United States District Court, D. Maine
JOHN A. CHARRON, Plaintiff,
CHRISTOPHER MOSS, et al.
ORDER ON MOTION FOR DEFAULT JUDGMENT
A. WOODCOCK, JR. UNITED STATES DISTRICT JUDGE.
Court rejects Plaintiff's suggestion that his claims for
compensatory and punitive damages are for a sum certain under
Federal Rule of Civil Procedure 55 and orders the Plaintiff
to give notice of the damages hearing to the defaulted
Defendants. The Court orders that an evidentiary damages
hearing be held.
March 8, 2018, John A. Charron filed a lawsuit pursuant to 42
U.S.C. § 1983 against Christopher Moss, Eric J.
Pilvelait as well as a number of Defendants associated with
York County Maine, alleging that the Defendants violated his
civil rights. Compl. (ECF No. 1). Mr. Charron
effected service of the Complaint and Summons on Mr. Moss on
May 29, 2018, Summons in a Civil Action (ECF No. 7),
and on Mr. Pilvelait on June 6, 2018. Summons in a Civil
Action (ECF No. 13). Neither Mr. Moss nor Mr. Pilvelait
has answered or otherwise defended the Complaint.
27, 2018, Mr. Charron moved for default against Defendants
Moss and Pilvelait. Pl.'s Appl. to Clerk for Default
against Non-County Defs. Christopher Moss and Eric J.
Pilvelait (ECF No. 18). On July 30, 2018, the Clerk
entered default against each Defendant. Order Granting
Mot. for Entry of Default (ECF No. 20). On July 27,
2018, Mr. Charron moved for entry of default judgment.
Pl.'s Verified Mot. for Default J. against Non-County
Defs. Christopher Moss and Eric J. Pilvelait (ECF No.
19). In his motion, Mr. Charron says that he is seeking $100,
000 in compensatory damages and $150, 000 in punitive damages
against Mr. Moss and Mr. Pilvelait. Id. at 2. He
writes that “[i]f this qualifies as a ‘sum
certain,' then the Clerk should enter a judgement against
them accordingly. Otherwise, the Court should conduct a
hearing on damages.” Id.
Rule of Civil Procedure 55(b)(2) governs the reduction of a
procedural default to a default judgment by the Court. Before
issuing such a judgment, the Court “may conduct”
an evidentiary hearing “when . . . it needs to . . .
determine the amount of damages.” Fed.R.Civ.P.
55(b)(2). In general, the Court may not grant a default
judgment unless the damages are fixed and certain. KPS
& Assocs., Inc. v. Designs By FMC, Inc., 318 F.3d 1,
19-20 (1st Cir. 2003). Where the amount of damages is not
fixed by operation of law, susceptible to mathematical
calculation, or agreed to by the parties, the Court must hold
an evidentiary hearing to determine the amount of damages
before granting a default judgment. Id. at 20-21;
see also CSXT Intermodal, Inc. v. Mercury Cartage,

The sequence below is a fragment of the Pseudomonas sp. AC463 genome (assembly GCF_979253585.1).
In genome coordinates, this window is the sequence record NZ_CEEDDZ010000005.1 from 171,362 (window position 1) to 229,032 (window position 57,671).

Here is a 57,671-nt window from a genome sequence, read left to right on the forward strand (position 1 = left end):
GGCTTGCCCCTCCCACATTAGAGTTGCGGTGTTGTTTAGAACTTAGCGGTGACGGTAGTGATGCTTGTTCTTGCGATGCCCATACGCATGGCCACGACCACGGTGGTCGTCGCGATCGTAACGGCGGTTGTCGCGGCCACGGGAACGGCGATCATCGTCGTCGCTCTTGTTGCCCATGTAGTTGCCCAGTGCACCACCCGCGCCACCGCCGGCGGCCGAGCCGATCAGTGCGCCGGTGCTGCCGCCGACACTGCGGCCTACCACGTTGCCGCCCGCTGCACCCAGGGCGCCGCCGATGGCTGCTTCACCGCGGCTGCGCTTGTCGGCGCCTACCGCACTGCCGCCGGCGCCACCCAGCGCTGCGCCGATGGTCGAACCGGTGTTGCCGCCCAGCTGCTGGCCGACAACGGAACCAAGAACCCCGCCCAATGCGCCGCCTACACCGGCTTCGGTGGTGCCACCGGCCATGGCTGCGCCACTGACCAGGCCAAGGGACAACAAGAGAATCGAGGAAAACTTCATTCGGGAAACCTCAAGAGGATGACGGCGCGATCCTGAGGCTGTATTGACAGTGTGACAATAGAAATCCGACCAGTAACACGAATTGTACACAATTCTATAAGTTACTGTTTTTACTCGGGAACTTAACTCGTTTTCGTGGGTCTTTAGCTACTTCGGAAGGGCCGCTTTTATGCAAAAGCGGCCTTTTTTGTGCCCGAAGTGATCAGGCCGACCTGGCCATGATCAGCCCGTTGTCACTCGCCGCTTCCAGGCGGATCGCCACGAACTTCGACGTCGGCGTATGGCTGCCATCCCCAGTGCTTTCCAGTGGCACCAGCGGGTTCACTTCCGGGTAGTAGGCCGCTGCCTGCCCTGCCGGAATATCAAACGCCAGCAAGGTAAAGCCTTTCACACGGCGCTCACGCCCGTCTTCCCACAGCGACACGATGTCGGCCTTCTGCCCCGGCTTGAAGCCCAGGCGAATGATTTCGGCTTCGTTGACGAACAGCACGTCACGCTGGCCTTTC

LLC, 271 F.R.D. 400, 401 (D. Me. Nov. 9, 2010)
(“Unless a claim is for a ‘sum certain,' a
court must consider proof of damages before entering final
Charron's claimed damages are not for a “sum
certain” as the term appears in Rule 55. KPS &
Assocs., 318 F.3d at 19 (“[A] claim is not a sum
certain unless there is no doubt as to the amount to which a
plaintiff is entitled as a result of the defendant's
default.”). Mr. Charron claims damages for injury to
“his personal and professional reputation, ” for
“humiliation, embarrassment, anxiety, severe emotional
distress, ” for “financial loss to his
self-employment business as a tree removal expert, ”
and for punitive damages. Compl. ¶¶ 44-45,
47. These are not damage categories susceptible to
mathematical calculation, liquidated damages, damages fixed
by law, or damages agreed to by both parties. KPS &
Assocs., 318 F.3d at 18-21. Consequently, the Court must
receive testimony and make a factual determination as to the
proper amount of damages in these categories. Id.
Notice to Defaulted Parties
though the defaulted parties do not have the right to contest
liability at this point, they retain the right to contest the
scope and amount of damages. Accordingly, in order to make
certain that the defaulted Defendants are aware of their
rights, the Court ORDERS counsel for the Plaintiff to give
the Defendants notice of the date, time and location of the
damages hearing so that the Court satisfies itself of the
concerns raised by the First Circuit in Key Bank of Maine
v. Tablecloth Textile Co., 74 F.3d 349 (1st Cir. 1996).
Counsel for the Plaintiff should be prepared to present
evidence of compliance with this order at the damages
Court ORDERS that an evidentiary hearing on damages be held
at the mutual convenience of the Plaintiff and the Court and
that, once the date, time and place of the damages hearing
are set, Plaintiff's counsel give notice of the hearing
to the defaulted Defendants and alert them of their ...